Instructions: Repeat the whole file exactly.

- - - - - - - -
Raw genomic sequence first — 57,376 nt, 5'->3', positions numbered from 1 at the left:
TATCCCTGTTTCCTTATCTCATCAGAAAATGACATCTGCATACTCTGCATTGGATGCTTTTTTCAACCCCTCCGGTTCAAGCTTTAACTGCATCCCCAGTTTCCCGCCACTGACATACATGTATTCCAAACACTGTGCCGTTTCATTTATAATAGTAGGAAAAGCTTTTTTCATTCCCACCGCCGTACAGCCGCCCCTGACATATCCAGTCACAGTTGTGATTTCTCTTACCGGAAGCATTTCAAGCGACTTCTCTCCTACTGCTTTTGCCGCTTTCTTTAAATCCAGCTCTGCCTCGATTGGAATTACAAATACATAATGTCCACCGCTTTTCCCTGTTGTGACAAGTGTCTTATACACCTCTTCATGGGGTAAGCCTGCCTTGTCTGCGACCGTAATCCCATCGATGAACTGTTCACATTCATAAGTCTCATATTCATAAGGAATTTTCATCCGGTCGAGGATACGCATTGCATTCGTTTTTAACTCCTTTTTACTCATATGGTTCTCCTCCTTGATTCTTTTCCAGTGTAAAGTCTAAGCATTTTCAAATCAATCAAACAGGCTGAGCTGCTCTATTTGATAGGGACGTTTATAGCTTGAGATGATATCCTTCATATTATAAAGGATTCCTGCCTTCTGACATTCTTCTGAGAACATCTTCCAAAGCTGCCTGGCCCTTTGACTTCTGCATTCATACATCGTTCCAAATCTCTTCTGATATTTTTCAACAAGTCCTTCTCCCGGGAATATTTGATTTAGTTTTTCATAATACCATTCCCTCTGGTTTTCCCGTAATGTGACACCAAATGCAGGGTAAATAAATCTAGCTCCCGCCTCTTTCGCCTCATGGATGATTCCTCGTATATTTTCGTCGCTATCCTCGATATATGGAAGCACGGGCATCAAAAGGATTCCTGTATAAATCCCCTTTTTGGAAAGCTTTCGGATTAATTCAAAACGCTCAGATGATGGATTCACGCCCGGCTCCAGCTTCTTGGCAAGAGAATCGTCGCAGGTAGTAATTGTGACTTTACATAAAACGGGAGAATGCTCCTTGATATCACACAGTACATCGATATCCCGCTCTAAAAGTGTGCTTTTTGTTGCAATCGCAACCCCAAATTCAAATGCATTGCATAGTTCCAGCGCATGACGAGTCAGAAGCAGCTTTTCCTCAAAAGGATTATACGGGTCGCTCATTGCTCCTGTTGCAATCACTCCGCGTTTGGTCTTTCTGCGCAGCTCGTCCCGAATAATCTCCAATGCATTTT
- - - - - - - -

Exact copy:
Raw genomic sequence first — 57,376 nt, 5'->3', positions numbered from 1 at the left:
TATCCCTGTTTCCTTATCTCATCAGAAAATGACATCTGCATACTCTGCATTGGATGCTTTTTTCAACCCCTCCGGTTCAAGCTTTAACTGCATCCCCAGTTTCCCGCCACTGACATACATGTATTCCAAACACTGTGCCGTTTCATTTATAATAGTAGGAAAAGCTTTTTTCATTCCCACCGCCGTACAGCCGCCCCTGACATATCCAGTCACAGTTGTGATTTCTCTTACCGGAAGCATTTCAAGCGACTTCTCTCCTACTGCTTTTGCCGCTTTCTTTAAATCCAGCTCTGCCTCGATTGGAATTACAAATACATAATGTCCACCGCTTTTCCCTGTTGTGACAAGTGTCTTATACACCTCTTCATGGGGTAAGCCTGCCTTGTCTGCGACCGTAATCCCATCGATGAACTGTTCACATTCATAAGTCTCATATTCATAAGGAATTTTCATCCGGTCGAGGATACGCATTGCATTCGTTTTTAACTCCTTTTTACTCATATGGTTCTCCTCCTTGATTCTTTTCCAGTGTAAAGTCTAAGCATTTTCAAATCAATCAAACAGGCTGAGCTGCTCTATTTGATAGGGACGTTTATAGCTTGAGATGATATCCTTCATATTATAAAGGATTCCTGCCTTCTGACATTCTTCTGAGAACATCTTCCAAAGCTGCCTGGCCCTTTGACTTCTGCATTCATACATCGTTCCAAATCTCTTCTGATATTTTTCAACAAGTCCTTCTCCCGGGAATATTTGATTTAGTTTTTCATAATACCATTCCCTCTGGTTTTCCCGTAATGTGACACCAAATGCAGGGTAAATAAATCTAGCTCCCGCCTCTTTCGCCTCATGGATGATTCCTCGTATATTTTCGTCGCTATCCTCGATATATGGAAGCACGGGCATCAAAAGGATTCCTGTATAAATCCCCTTTTTGGAAAGCTTTCGGATTAATTCAAAACGCTCAGATGATGGATTCACGCCCGGCTCCAGCTTCTTGGCAAGAGAATCGTCGCAGGTAGTAATTGTGACTTTACATAAAACGGGAGAATGCTCCTTGATATCACACAGTACATCGATATCCCGCTCTAAAAGTGTGCTTTTTGTTGCAATCGCAACCCCAAATTCAAATGCATTGCATAGTTCCAGCGCATGACGAGTCAGAAGCAGCTTTTCCTCAAAAGGATTATACGGGTCGCTCATTGCTCCTGTTGCAATCACTCCGCGTTTGGTCTTTCTGCGCAGCTCGTCCCGAATAATCTCCAATGCATTTT